Chip Sequencing For A Tiny Genome
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7.2 years ago

I'll soon be sequencing my ChIP samples of point-source transcription factors (TF) that I believe have a average to high number of binding sites throughout the genome compared with the "average TF". I am currently studying a organism, Oikopleura dioica, which has a very small genome for a chordate: 70Mb.

The ENCODE guidelines for point-source TF ChIP sequencing are "a minimum of 20 million uniquely mapped reads" (Landt *et al,* 2012) in mammalian cells and a tenth for worms and flies, per factor (combining replicates). For a human genome that would be a coverage of 0.6 or 1.2, and worm 2 or 4 depending on using a 100 or 200 bp read length (they don't specify on the paper).

If I am to have a say, 8X coverage for the samples of my organism (70Mb), I'd need to sequence 2.8 million 100bp PE reads (or have that amount mappable, but let's simplify for now) - a total output of 560Mb.


My samples are going to be run in a facility that has a Illumina Hiseq 2500. This instrument has a output capacity of around 150 million reads per lane, that's 30 Gb with 200 cycles (100bp PE). If I only use 2.8 million reads, they'd be able to fit more than 50 samples on a single lane of the instrument using multiplexing. I'll have about 9 samples only for now and I know there are some other small genome samples being sequenced around the same time, but the machine is mostly used with mammalian cells.

Concerning the sequencing depth for my samples: is my general reasoning correct? I am right to make the transposition between organisms based on coverage? Concerning how to manage the sequencing: what's the ideal way of handling this? Should I sequence more of my samples to avoid being on a cue for other small samples?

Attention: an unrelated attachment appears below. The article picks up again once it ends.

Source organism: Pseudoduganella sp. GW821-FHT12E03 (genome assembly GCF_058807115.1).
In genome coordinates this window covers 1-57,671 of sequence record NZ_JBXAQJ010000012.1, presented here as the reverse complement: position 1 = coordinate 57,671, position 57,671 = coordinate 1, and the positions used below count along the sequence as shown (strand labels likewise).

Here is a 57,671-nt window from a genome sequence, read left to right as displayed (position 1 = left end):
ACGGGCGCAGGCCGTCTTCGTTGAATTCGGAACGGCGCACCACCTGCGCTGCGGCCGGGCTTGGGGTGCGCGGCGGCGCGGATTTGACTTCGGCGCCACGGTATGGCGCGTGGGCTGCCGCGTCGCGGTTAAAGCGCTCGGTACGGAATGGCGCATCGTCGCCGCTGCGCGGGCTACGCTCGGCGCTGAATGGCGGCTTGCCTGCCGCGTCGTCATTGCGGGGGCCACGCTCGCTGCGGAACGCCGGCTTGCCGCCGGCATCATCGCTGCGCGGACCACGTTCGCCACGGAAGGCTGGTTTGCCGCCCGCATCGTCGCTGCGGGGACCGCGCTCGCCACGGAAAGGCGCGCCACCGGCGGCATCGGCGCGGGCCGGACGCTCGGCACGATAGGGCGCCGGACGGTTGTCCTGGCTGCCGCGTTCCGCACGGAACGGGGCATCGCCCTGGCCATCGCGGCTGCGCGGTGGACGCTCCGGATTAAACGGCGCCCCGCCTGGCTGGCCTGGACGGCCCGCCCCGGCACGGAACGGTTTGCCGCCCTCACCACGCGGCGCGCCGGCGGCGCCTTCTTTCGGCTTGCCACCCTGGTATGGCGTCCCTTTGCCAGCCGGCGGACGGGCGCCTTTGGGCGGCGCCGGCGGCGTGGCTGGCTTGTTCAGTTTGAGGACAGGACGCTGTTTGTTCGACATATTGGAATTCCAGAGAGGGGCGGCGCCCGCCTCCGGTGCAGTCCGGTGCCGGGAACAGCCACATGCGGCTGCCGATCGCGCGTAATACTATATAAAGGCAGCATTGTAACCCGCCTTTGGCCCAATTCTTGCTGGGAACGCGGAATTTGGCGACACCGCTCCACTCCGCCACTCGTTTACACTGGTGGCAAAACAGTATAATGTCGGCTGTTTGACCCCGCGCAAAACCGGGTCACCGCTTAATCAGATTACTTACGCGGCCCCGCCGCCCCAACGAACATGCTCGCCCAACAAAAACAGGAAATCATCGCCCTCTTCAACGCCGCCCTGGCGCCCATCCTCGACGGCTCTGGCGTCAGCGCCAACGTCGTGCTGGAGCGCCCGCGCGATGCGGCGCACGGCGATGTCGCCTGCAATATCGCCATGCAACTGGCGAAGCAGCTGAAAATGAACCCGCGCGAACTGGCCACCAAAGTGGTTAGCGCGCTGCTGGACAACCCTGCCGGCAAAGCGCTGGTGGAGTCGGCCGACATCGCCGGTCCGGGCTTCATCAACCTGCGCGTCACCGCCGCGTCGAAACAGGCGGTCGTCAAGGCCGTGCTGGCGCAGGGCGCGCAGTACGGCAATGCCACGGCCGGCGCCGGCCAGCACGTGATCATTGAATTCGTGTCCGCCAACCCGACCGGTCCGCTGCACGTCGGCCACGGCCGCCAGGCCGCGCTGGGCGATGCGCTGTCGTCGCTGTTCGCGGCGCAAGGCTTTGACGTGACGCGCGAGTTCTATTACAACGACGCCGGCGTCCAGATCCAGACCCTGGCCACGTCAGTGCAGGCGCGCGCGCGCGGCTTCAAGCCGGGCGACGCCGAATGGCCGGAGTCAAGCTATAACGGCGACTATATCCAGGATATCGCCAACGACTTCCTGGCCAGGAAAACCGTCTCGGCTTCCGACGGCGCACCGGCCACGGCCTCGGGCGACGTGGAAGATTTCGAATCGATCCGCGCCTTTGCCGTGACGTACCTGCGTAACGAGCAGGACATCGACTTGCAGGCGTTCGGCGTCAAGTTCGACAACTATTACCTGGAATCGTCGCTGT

Thank you.

chip-seq illumina • 3.0k views
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Entering edit mode
7.2 years ago

Genome coverage is not the right way to estimate and extrapolate ChIP-Seq experiments. The amount of required data depends very heavily on the number of bound locations and their occupancy.

The numbers that are quoted above come from averaging over a large number different factors but also correspond to large and repetitive and less packed genomes. It would not be surprising if these numbers would not scale at all for very different genomes. You may need a lot more or a lot fewer reads.

The best way to go about this type of situations is to run a pilot study with a fairly high coverage to catch even rare events then evaluate the rates and coverages.

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7.2 years ago
Ian 5.7k

I once had a set of samples for yeast (S.c) with around 20mill reads per sample. It broke MACS (I think specifically the binomial calculation used to work out the optimum level of read redundancy). In the end I sampled 1.5 and 5 million reads. Yeast has ~12.1million bases (12Mb) so you calculation might be on the low side.... I certainly second Istvan in the a pilot is needed. I would play safe with 5-10 million reads (ChIP and input) and titrate down. Better to throw away than not have enough.

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I keep my reference for S.c ~ 5mil.

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